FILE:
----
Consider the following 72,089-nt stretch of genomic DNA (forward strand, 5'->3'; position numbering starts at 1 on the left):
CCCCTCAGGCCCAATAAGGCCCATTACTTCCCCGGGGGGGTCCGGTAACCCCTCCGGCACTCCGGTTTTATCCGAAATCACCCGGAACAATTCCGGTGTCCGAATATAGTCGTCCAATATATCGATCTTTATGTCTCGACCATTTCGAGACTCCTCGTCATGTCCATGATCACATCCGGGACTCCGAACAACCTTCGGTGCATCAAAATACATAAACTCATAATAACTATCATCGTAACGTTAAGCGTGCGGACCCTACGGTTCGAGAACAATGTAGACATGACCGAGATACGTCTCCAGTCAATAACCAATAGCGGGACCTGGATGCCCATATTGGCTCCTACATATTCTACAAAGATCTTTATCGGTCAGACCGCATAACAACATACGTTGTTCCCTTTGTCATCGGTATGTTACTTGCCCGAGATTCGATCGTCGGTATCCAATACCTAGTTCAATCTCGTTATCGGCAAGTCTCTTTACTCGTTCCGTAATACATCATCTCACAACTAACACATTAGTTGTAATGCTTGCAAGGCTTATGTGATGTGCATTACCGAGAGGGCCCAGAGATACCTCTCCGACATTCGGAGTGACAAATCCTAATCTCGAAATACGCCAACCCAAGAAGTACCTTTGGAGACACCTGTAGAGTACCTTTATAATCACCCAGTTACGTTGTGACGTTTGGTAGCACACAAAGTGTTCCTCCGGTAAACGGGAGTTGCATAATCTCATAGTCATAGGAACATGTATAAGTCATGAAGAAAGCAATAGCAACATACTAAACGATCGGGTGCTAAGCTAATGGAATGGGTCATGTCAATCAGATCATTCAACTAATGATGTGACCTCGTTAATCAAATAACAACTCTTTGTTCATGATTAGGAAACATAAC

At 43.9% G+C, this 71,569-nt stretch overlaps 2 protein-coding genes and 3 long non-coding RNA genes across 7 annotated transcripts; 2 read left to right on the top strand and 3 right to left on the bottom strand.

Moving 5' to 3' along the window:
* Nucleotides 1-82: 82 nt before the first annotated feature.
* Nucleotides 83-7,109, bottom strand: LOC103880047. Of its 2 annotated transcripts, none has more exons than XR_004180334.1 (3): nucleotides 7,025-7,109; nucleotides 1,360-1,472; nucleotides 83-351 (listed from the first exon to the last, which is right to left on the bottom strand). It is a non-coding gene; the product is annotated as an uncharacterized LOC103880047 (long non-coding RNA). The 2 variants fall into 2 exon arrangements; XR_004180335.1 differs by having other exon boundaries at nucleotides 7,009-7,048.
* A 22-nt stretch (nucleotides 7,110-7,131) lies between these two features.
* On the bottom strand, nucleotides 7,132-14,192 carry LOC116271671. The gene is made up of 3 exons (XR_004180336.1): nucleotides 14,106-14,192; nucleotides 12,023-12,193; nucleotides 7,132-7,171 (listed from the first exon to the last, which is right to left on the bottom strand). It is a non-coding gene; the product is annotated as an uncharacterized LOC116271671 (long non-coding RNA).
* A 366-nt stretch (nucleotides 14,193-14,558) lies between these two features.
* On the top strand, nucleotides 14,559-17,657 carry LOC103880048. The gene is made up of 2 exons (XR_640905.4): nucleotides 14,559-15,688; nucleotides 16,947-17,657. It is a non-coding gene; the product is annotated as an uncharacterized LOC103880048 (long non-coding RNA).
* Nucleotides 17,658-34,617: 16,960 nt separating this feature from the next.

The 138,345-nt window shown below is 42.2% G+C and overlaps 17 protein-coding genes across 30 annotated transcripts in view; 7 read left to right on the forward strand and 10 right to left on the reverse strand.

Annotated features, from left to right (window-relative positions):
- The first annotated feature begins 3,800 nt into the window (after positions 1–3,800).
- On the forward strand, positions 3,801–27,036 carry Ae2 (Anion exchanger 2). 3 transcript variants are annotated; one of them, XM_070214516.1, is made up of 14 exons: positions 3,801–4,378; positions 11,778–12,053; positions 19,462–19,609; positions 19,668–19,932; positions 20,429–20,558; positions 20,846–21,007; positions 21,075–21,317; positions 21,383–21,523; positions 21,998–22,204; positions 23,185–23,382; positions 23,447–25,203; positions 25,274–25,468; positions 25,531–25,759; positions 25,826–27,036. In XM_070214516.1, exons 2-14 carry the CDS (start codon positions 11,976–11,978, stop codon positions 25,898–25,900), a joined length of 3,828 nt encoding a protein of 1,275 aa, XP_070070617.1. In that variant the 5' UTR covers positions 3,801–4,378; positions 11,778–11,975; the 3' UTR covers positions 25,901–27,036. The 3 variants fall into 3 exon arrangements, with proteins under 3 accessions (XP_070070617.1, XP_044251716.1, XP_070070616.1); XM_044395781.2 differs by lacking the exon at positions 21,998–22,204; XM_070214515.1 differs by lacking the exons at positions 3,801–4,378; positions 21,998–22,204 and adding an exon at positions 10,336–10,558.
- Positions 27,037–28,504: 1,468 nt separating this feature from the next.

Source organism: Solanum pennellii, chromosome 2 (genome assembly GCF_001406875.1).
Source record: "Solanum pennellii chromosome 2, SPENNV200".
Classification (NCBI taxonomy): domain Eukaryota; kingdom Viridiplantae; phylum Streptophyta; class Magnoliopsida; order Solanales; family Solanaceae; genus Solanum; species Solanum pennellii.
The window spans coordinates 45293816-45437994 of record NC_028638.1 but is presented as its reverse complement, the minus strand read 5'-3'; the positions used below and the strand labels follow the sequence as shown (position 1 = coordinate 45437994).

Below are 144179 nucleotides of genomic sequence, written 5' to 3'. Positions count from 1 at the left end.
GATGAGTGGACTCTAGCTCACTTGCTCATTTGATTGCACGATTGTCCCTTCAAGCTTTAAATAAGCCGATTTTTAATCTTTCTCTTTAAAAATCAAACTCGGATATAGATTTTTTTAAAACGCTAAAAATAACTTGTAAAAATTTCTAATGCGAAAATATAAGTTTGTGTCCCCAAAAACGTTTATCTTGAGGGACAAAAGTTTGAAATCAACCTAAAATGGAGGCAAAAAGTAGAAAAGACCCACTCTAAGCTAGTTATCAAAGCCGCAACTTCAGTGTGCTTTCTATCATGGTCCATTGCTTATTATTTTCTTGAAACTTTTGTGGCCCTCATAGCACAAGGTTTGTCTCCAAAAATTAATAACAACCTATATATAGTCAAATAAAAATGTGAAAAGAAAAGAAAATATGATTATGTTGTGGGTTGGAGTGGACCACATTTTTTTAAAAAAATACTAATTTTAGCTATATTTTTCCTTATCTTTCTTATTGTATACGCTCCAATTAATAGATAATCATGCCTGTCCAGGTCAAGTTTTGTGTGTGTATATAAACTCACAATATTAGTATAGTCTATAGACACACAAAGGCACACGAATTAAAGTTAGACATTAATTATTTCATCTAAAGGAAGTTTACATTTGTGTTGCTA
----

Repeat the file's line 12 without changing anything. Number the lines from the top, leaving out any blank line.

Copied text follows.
The 138,345-nt window shown below is 42.2% G+C and overlaps 17 protein-coding genes across 30 annotated transcripts in view; 7 read left to right on the forward strand and 10 right to left on the reverse strand.